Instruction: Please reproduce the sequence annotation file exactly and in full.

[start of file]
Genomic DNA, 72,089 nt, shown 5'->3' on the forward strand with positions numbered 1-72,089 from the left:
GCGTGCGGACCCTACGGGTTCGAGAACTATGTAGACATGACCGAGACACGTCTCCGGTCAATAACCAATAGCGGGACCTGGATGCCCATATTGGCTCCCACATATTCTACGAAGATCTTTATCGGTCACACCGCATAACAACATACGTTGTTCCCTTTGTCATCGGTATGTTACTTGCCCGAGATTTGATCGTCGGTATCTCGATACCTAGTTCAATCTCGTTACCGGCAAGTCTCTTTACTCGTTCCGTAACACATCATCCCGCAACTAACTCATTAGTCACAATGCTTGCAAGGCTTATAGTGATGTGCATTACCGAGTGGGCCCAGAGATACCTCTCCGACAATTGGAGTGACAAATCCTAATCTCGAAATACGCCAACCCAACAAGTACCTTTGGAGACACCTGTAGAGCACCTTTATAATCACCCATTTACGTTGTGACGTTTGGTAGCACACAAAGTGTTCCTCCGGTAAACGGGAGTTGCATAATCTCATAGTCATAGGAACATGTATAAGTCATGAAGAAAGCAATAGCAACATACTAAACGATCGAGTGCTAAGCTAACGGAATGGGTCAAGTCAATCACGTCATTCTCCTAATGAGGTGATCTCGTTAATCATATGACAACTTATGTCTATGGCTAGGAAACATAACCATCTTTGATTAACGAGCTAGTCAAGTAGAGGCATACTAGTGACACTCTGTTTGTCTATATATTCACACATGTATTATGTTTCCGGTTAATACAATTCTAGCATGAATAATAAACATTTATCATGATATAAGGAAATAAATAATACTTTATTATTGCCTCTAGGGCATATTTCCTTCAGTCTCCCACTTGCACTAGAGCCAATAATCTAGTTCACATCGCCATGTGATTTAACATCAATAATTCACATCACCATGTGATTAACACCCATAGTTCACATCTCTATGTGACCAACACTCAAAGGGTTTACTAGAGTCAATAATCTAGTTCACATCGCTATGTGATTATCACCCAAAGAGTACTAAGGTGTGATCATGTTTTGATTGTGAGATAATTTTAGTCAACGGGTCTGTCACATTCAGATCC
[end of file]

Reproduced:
Genomic DNA, 72,089 nt, shown 5'->3' on the forward strand with positions numbered 1-72,089 from the left:
GCGTGCGGACCCTACGGGTTCGAGAACTATGTAGACATGACCGAGACACGTCTCCGGTCAATAACCAATAGCGGGACCTGGATGCCCATATTGGCTCCCACATATTCTACGAAGATCTTTATCGGTCACACCGCATAACAACATACGTTGTTCCCTTTGTCATCGGTATGTTACTTGCCCGAGATTTGATCGTCGGTATCTCGATACCTAGTTCAATCTCGTTACCGGCAAGTCTCTTTACTCGTTCCGTAACACATCATCCCGCAACTAACTCATTAGTCACAATGCTTGCAAGGCTTATAGTGATGTGCATTACCGAGTGGGCCCAGAGATACCTCTCCGACAATTGGAGTGACAAATCCTAATCTCGAAATACGCCAACCCAACAAGTACCTTTGGAGACACCTGTAGAGCACCTTTATAATCACCCATTTACGTTGTGACGTTTGGTAGCACACAAAGTGTTCCTCCGGTAAACGGGAGTTGCATAATCTCATAGTCATAGGAACATGTATAAGTCATGAAGAAAGCAATAGCAACATACTAAACGATCGAGTGCTAAGCTAACGGAATGGGTCAAGTCAATCACGTCATTCTCCTAATGAGGTGATCTCGTTAATCATATGACAACTTATGTCTATGGCTAGGAAACATAACCATCTTTGATTAACGAGCTAGTCAAGTAGAGGCATACTAGTGACACTCTGTTTGTCTATATATTCACACATGTATTATGTTTCCGGTTAATACAATTCTAGCATGAATAATAAACATTTATCATGATATAAGGAAATAAATAATACTTTATTATTGCCTCTAGGGCATATTTCCTTCAGTCTCCCACTTGCACTAGAGCCAATAATCTAGTTCACATCGCCATGTGATTTAACATCAATAATTCACATCACCATGTGATTAACACCCATAGTTCACATCTCTATGTGACCAACACTCAAAGGGTTTACTAGAGTCAATAATCTAGTTCACATCGCTATGTGATTATCACCCAAAGAGTACTAAGGTGTGATCATGTTTTGATTGTGAGATAATTTTAGTCAACGGGTCTGTCACATTCAGATCC